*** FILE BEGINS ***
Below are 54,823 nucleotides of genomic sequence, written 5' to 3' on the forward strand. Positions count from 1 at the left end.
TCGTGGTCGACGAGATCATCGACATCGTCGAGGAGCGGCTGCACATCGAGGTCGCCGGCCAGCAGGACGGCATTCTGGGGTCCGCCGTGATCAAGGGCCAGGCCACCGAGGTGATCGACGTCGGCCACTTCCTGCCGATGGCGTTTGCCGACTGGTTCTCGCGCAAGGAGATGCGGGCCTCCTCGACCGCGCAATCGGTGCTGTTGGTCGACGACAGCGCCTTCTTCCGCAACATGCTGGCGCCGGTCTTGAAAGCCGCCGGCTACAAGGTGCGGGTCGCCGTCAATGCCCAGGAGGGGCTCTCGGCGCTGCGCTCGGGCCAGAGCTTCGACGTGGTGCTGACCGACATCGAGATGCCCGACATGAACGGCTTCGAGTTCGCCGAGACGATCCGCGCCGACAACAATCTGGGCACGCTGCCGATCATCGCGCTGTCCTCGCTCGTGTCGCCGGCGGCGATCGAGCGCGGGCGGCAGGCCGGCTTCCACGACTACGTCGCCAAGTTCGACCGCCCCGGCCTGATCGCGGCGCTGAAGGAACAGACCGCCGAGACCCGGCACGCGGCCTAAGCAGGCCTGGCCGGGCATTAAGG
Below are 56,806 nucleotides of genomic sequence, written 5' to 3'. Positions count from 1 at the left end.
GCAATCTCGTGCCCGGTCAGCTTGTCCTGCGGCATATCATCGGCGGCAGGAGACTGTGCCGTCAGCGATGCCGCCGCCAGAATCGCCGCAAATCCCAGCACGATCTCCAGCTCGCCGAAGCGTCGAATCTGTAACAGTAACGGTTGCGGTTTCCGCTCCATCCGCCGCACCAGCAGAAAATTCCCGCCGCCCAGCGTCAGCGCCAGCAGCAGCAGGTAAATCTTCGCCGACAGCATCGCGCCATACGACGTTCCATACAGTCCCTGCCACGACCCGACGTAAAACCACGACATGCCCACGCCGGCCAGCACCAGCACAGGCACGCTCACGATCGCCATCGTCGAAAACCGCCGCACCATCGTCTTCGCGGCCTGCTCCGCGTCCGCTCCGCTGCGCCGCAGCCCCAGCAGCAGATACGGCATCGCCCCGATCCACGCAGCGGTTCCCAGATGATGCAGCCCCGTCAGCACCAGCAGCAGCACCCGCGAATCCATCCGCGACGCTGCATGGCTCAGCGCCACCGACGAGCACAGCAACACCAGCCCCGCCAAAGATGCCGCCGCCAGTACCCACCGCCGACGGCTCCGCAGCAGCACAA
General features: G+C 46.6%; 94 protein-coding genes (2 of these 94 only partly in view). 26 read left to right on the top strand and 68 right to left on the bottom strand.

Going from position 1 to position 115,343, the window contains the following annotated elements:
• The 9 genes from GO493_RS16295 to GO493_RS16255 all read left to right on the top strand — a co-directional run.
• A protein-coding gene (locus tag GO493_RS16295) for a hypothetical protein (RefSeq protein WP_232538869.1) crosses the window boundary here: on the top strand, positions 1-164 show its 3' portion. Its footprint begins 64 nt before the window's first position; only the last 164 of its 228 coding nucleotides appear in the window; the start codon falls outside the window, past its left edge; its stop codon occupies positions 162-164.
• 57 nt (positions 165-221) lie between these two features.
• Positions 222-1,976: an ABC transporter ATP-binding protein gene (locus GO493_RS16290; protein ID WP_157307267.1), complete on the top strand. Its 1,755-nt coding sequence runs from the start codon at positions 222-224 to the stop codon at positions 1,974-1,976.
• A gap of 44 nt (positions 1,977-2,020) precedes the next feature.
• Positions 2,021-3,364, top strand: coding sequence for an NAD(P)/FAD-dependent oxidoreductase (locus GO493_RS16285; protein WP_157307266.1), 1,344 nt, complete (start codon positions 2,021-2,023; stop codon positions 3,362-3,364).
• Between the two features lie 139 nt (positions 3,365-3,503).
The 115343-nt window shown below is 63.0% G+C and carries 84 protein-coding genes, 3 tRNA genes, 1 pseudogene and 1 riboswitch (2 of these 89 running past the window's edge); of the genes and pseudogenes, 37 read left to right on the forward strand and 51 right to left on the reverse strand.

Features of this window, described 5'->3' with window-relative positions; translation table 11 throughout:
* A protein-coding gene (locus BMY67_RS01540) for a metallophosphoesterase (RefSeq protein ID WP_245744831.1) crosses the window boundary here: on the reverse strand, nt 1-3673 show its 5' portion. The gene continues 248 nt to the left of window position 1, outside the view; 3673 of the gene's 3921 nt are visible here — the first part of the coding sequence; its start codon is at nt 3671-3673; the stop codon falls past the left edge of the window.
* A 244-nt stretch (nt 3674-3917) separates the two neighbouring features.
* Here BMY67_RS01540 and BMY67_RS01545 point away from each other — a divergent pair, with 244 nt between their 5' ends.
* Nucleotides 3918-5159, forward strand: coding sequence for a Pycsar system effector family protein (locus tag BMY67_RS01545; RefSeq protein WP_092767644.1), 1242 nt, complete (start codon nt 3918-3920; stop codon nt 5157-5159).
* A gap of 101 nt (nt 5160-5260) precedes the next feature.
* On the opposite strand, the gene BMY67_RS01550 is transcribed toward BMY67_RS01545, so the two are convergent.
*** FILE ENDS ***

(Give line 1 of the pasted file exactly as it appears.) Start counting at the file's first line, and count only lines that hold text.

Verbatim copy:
Below are 54,823 nucleotides of genomic sequence, written 5' to 3' on the forward strand. Positions count from 1 at the left end.